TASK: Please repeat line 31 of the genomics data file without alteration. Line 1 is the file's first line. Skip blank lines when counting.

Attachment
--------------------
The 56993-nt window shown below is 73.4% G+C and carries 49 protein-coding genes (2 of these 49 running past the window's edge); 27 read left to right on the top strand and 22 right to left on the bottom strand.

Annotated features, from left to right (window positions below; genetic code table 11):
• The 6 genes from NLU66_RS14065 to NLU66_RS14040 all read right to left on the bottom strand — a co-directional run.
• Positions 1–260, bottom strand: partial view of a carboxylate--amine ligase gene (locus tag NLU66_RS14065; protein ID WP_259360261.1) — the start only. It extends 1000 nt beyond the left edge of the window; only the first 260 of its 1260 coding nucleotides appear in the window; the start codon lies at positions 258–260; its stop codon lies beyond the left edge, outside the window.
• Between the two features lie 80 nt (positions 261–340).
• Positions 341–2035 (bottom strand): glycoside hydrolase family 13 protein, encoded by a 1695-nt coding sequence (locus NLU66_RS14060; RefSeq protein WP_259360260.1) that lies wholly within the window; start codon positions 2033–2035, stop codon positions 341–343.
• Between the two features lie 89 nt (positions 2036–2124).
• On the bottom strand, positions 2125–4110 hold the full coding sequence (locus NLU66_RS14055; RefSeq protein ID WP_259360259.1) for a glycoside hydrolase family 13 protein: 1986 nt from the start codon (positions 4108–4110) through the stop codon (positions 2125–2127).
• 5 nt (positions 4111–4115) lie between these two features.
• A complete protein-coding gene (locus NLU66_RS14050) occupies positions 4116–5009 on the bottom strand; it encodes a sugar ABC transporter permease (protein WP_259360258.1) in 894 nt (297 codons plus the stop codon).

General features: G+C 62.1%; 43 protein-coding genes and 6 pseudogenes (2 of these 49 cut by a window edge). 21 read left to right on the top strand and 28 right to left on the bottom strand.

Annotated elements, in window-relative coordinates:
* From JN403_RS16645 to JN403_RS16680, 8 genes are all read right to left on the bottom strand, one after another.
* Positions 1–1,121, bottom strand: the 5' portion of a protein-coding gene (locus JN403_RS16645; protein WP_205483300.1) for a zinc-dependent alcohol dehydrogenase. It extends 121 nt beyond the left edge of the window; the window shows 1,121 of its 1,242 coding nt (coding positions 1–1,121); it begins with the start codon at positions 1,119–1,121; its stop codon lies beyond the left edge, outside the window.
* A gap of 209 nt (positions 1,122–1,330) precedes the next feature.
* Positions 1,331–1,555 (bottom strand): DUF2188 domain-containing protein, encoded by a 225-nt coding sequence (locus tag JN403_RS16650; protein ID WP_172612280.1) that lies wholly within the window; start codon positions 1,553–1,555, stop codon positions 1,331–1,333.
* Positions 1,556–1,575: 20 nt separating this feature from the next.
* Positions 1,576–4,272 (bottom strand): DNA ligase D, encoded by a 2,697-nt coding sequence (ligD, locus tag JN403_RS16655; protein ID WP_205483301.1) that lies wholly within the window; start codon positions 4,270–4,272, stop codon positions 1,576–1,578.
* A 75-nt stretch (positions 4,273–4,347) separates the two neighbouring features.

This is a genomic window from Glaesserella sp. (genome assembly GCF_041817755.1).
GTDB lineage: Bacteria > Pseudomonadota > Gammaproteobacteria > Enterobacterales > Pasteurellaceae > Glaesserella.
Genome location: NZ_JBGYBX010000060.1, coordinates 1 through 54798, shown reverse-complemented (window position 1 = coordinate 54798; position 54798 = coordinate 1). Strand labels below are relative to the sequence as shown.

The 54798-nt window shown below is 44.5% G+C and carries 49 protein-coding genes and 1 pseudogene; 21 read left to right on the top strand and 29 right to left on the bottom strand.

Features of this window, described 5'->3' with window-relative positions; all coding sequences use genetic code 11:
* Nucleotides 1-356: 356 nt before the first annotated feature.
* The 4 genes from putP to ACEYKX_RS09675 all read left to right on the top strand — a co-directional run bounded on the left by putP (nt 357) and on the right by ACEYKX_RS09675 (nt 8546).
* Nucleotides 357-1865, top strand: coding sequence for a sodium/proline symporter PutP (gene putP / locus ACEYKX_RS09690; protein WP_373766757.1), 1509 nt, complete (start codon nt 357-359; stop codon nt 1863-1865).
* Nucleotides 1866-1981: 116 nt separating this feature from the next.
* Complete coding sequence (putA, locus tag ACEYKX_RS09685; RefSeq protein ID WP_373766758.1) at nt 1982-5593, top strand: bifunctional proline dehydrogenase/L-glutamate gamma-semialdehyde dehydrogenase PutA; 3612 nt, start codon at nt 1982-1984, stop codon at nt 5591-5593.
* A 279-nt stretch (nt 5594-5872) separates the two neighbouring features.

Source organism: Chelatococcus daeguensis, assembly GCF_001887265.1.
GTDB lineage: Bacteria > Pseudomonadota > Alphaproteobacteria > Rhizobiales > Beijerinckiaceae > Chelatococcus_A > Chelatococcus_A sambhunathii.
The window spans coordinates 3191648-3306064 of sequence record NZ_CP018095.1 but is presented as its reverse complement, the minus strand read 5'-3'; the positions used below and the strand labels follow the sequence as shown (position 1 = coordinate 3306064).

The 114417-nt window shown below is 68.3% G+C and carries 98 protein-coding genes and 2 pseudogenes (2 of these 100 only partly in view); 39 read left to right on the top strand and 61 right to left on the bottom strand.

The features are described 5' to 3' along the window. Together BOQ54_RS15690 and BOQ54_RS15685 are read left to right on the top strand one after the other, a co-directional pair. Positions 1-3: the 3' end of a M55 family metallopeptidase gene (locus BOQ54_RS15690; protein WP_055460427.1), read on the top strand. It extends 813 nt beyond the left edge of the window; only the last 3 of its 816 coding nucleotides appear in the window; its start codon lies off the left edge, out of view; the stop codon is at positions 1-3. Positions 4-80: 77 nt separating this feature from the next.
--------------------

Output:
Source organism: Chelatococcus daeguensis, assembly GCF_001887265.1.